In different series, and particularly in ‘A Series of Reactions’, Lara Ögel is performing the task of writing, a writing inscribed at the margins of art, but this writing is not simply annotating but rather what Derrida calls ‘écriture’ (scripture rather than writing): The time of the photograph and the spatial generosity of her drawing and painting merge into a linguistic continuum. The latent temporality of the image is showing through in such a way that the image is no longer equal to itself; hence the title of the exhibition 1+1=3. Two juxtaposed images mutate into a third, whose origin is unknown and whose referent is neither of the two images but a point in time that remains undisclosed also to the artist. From the perspective of the viewer the photograph doesn’t stand still; it opens as a question mark once its objective past has been resolutely closed by interpretations.
Lebanese artists Joana Hadjithomas and Khalil Joreige have articulated what latency means in photography: ‘Latency is the state of what exists in a non-apparent manner, but which can manifest itself at any given moment. It is the time elapsed between the stimuli and the corresponding response. The latent image is the invisible, yet-to-be developed image on an impressed surface. The idea is that of the ‘dormant’ – slumber, slumbering – like something asleep, which might awake at any moment.” Ögel’s latency is not present in the actual instant of the photograph but on the labor of collecting the uncollectable, for it has been already discarded and forgotten. Thus: “It is not a defined territory, but a diffused state, uncontrollable, underground, as if lurking, as if all could resurface anew.’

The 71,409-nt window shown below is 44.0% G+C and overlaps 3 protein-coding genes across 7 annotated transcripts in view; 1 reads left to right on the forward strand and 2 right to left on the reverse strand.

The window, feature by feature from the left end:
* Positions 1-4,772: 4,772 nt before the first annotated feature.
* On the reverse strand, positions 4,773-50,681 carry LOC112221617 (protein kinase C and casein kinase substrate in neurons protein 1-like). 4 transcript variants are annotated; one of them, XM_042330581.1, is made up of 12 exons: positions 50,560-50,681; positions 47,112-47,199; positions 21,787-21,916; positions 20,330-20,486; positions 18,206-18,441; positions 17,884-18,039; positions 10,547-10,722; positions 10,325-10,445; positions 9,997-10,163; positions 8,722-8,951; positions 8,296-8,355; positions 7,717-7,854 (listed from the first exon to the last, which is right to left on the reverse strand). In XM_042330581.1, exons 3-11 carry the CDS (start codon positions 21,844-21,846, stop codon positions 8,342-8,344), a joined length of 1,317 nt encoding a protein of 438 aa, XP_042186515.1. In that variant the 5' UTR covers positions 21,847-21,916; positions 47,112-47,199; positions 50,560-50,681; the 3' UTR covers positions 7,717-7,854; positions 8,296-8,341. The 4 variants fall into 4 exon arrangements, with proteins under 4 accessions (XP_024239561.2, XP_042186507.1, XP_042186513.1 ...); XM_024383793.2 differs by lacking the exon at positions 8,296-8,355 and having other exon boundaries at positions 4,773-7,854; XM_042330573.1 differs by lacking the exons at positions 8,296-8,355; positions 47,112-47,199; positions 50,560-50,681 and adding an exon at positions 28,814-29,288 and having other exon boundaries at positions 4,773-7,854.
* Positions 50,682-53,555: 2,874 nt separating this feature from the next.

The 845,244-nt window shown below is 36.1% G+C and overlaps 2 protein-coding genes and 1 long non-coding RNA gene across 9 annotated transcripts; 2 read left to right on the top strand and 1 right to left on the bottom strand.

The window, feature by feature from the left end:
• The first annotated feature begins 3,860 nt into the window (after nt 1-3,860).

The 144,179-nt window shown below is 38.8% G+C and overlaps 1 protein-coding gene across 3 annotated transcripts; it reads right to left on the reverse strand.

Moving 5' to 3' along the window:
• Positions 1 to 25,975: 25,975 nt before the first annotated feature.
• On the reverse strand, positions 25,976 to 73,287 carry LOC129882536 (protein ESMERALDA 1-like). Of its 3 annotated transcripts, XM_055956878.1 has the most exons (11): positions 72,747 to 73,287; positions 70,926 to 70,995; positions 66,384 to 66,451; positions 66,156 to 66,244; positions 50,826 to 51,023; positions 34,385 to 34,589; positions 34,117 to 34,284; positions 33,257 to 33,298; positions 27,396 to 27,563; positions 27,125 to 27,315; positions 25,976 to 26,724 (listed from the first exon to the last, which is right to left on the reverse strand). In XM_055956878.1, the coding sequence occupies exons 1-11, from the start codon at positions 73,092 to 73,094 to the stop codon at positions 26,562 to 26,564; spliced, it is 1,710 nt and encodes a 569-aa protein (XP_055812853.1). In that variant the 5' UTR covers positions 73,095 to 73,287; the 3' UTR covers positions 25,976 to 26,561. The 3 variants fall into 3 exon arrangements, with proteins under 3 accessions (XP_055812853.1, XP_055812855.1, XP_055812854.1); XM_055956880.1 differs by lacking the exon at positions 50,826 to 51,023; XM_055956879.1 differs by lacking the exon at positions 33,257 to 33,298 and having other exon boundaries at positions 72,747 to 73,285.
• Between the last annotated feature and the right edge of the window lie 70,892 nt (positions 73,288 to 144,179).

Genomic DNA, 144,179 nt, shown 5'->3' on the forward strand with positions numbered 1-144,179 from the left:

The risk here is not having lost the original images—for these images are not original, but finding the archive of the present more true to the referents than the original. I often toyed with the idea of sending Lara Ögel photographs from my father’s kite in the hope that she would scissor the kite out of the fog and the yellowing print, and re-insert it into pristine landscapes. At other times I thought that maybe one day she would find photographs with the landscapes of Bahrain, the last place where I lived, and without knowing she would re-stage them with other memories, scissoring out the original faces or covering them with letters that another anonymous and owner-less photograph, received once. What would be the result? Perhaps it wouldn’t be truer, but most probably very loyal to the way we would like our memories to become present to ourselves.
The visual element in 1+1=3 was strong but minimal and by no means defining. The strength is derived from elsewhere than optics; here latency is based not on the objective content of images but on the possibility that they are not closed visual fields. It is not the disappearance or absence what makes her interventions latent, but rather a presence that can only be confirmed by tearing apart, scissoring, scribing over. Her notebooks are very personal, riddled with the curiosity of an onlooker that does not want to save the image from being discarded; contrariwise she is further contaminating the image and freezing it at the moment of its extinction. The extinction however is never complete and the artist is fully aware of this latency: The truth of the image is likely to be revealed at any moment. Images cannot be ultimately discarded. Sometimes they come back and haunt us.
By Arie Amaya-Akkermans